The Journal of Japanese Studies



The Resolution of Karaoke Disputes:
The Calculus of Institutions and Social Capital

Commentators often assert that low levels of litigation in Japan are the result of either (a) social norms or (b) institutional and structural factors such as high litigation costs.  This article examines another cause of nonlitigiousness: an alternative dispute resolution system that handles many cases that might otherwise become lawsuits.  While the system applies to all pollution disputes, I examine a particular subset in detail: karaoke noise-related complaints.  Relying on interviews and quantitative analyses in the karaoke context, I argue that an examination of both institutional factors and social capital (and their interaction) provides a significantly richer and more accurate account of Japanese dispute resolution patterns than one set of factors alone.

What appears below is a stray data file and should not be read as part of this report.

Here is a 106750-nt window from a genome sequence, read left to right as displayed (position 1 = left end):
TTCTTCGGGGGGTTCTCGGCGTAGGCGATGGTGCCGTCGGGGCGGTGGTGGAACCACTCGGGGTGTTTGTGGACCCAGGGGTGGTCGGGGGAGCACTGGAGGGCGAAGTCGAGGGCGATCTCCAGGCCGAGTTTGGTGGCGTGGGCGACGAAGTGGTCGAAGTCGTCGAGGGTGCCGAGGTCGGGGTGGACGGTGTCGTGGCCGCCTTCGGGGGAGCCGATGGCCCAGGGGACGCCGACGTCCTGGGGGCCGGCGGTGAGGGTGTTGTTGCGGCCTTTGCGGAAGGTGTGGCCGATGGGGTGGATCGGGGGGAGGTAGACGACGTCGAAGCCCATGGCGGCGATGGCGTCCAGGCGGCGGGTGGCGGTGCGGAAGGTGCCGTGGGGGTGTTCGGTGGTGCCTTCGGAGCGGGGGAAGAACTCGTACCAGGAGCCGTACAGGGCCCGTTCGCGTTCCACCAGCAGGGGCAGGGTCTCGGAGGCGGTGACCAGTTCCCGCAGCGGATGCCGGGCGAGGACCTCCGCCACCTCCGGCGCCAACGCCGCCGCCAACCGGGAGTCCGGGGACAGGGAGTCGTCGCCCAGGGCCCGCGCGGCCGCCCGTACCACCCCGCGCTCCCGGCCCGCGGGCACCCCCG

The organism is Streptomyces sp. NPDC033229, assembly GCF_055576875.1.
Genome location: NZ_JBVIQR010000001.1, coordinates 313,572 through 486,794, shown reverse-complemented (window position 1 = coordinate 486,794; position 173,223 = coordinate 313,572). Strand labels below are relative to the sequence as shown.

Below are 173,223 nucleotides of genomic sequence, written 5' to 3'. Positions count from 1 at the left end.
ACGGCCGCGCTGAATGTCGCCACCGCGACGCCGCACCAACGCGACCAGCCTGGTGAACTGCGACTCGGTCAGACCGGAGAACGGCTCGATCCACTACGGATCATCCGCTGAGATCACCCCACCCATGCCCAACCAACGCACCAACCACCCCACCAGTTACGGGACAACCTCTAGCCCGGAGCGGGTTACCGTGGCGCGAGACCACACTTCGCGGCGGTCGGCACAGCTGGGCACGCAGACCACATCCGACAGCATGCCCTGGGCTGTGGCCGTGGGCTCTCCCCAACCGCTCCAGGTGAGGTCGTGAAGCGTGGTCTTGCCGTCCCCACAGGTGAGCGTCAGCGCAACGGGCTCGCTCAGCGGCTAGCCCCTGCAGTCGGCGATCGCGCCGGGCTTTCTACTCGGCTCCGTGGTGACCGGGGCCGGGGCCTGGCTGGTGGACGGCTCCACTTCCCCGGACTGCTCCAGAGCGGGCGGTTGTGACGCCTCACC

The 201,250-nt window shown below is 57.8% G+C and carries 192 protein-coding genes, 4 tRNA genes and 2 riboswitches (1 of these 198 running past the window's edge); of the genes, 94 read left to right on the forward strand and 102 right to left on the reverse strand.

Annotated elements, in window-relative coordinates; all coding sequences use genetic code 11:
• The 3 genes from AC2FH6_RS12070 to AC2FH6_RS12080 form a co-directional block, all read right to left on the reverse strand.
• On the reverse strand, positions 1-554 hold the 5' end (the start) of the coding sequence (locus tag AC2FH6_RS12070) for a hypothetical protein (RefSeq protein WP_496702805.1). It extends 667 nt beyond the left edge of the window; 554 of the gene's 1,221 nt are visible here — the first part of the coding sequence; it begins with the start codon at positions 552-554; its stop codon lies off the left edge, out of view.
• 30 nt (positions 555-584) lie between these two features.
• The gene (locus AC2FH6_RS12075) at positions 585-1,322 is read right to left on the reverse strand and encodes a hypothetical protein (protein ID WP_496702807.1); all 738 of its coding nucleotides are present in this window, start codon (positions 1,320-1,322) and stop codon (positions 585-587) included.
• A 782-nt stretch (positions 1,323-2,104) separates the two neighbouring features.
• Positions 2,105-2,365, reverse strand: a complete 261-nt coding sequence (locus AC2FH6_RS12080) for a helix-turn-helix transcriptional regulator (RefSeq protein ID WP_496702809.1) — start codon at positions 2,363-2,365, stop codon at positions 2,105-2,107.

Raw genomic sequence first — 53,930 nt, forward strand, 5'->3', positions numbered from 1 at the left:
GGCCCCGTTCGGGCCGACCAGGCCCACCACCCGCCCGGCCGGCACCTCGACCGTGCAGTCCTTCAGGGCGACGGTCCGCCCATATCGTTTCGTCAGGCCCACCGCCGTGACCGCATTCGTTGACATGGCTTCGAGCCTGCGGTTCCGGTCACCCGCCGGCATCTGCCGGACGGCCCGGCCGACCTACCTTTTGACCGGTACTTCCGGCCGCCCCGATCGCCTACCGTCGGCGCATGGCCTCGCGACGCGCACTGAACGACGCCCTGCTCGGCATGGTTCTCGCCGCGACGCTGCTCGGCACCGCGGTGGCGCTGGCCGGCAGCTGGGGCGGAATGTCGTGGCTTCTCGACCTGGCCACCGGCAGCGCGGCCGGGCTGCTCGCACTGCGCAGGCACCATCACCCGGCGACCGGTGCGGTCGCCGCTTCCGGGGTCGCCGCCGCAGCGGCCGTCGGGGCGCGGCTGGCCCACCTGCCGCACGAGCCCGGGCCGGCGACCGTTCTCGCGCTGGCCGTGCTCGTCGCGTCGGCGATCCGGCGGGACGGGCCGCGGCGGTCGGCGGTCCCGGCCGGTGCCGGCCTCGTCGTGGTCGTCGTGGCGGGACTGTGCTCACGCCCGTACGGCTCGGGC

Volume 28, Number 2 (Summer 2002)
2002 Society for Japanese Studies


Marie Anchordoguy and Kevin M. Doak, Coeditors     Martha L. Walsh, Managing Editor
The Journal of Japanese Studies
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